“Working collaboratively as undergraduates signals that we’ll be prepared to work successfully with other scientists in the future.”
I study the intersection of allergies and pain, specifically chronic pain that develops as a result of allergic inflammation. Understanding the functions of molecules involved in the inflammatory response may someday help us address chronic clinical pain disorders.
The most valuable aspect of my research experience—in addition to the lab skills I acquired—was the passion I developed for the investigative process. In my Research in Immunology course I became immersed in the complete scientific process: examining the literature, posing tangible questions and hypotheses, designing experiments, interpreting results, and presenting findings.
I’ve also appreciated the chance to collaborate with other students. Science is founded on collaboration, and the fact that we work together as undergraduates signals that we’ll be well prepared to work successfully with other scientists in the future.
Our professors’ dedication permeates every lecture, office visit, and chance meeting in the hallway. In addition, Mac’s Science and Research Office (SRO) helps students discover research opportunities and connect with principal investigators at Macalester and beyond. With their help I landed a Research Experience for Undergraduates (REU) in chemistry at the University of Wisconsin-Madison and a Summer Undergraduate Research Fellowship (SURF) in the Mayo Clinic’s immunology department.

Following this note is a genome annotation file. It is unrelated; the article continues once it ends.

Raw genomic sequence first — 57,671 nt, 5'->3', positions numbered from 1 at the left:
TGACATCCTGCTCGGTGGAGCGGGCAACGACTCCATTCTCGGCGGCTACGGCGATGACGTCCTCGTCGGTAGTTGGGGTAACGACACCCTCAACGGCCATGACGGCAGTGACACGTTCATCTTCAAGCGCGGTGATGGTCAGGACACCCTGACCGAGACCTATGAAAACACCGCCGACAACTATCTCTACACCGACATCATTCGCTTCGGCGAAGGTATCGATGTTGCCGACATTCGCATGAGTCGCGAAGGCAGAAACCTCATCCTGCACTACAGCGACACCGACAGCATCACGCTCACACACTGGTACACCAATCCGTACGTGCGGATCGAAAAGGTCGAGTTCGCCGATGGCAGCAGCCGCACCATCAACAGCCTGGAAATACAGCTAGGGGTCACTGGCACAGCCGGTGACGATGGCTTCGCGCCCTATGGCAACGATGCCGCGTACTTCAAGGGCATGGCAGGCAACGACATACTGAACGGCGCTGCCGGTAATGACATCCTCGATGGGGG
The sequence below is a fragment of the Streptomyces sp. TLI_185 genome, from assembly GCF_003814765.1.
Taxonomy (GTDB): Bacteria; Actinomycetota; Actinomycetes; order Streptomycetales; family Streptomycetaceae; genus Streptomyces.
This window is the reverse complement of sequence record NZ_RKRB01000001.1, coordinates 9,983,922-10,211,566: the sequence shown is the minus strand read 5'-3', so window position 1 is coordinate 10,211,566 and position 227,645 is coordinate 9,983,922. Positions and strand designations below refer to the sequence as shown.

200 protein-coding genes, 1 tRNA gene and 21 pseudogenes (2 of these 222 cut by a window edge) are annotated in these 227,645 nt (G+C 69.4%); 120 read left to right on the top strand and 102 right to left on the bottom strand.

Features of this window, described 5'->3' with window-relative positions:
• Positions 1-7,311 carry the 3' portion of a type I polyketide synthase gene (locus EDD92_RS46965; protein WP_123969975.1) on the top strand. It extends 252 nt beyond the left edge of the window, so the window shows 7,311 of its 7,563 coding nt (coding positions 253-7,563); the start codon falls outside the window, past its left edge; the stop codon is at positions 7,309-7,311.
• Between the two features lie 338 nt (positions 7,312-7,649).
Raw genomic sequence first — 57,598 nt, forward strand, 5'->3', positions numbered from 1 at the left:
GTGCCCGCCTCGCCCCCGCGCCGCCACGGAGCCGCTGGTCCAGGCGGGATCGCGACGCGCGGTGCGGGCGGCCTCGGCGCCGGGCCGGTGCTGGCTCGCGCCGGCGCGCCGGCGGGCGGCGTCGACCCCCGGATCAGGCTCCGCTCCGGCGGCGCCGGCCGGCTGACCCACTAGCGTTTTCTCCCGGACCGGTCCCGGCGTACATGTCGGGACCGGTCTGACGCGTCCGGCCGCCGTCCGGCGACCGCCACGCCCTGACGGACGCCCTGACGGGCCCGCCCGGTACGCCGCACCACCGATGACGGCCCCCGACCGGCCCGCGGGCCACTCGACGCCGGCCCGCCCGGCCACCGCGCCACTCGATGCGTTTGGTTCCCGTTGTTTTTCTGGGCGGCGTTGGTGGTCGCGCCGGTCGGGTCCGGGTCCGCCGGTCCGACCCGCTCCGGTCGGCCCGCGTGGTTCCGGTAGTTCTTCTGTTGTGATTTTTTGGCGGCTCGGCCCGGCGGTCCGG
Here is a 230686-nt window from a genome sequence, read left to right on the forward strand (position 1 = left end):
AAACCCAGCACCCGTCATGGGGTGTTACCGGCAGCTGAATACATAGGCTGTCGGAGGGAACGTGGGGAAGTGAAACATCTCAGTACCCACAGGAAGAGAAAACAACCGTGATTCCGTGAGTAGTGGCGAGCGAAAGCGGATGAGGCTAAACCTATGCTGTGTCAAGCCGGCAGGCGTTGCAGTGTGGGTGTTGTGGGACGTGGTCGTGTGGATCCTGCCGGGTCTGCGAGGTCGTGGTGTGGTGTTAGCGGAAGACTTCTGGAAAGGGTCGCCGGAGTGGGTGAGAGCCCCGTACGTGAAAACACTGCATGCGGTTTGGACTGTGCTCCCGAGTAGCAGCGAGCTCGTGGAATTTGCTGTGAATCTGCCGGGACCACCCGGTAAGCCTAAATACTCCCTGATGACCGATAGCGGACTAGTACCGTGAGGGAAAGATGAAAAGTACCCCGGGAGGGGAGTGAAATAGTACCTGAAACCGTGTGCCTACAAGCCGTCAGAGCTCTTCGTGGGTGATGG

Last summer I was awarded the Jan Serie Student-Faculty Research Fellowship, which honors the late Macalester professor and immunologist Jan Serie. After graduation I plan to pursue a PhD in immunology. I aspire to address unmet medical needs and to someday inspire my own students to discover for themselves the beautiful complexity of science I have found through my research at Macalester.
January 9 2014Back to top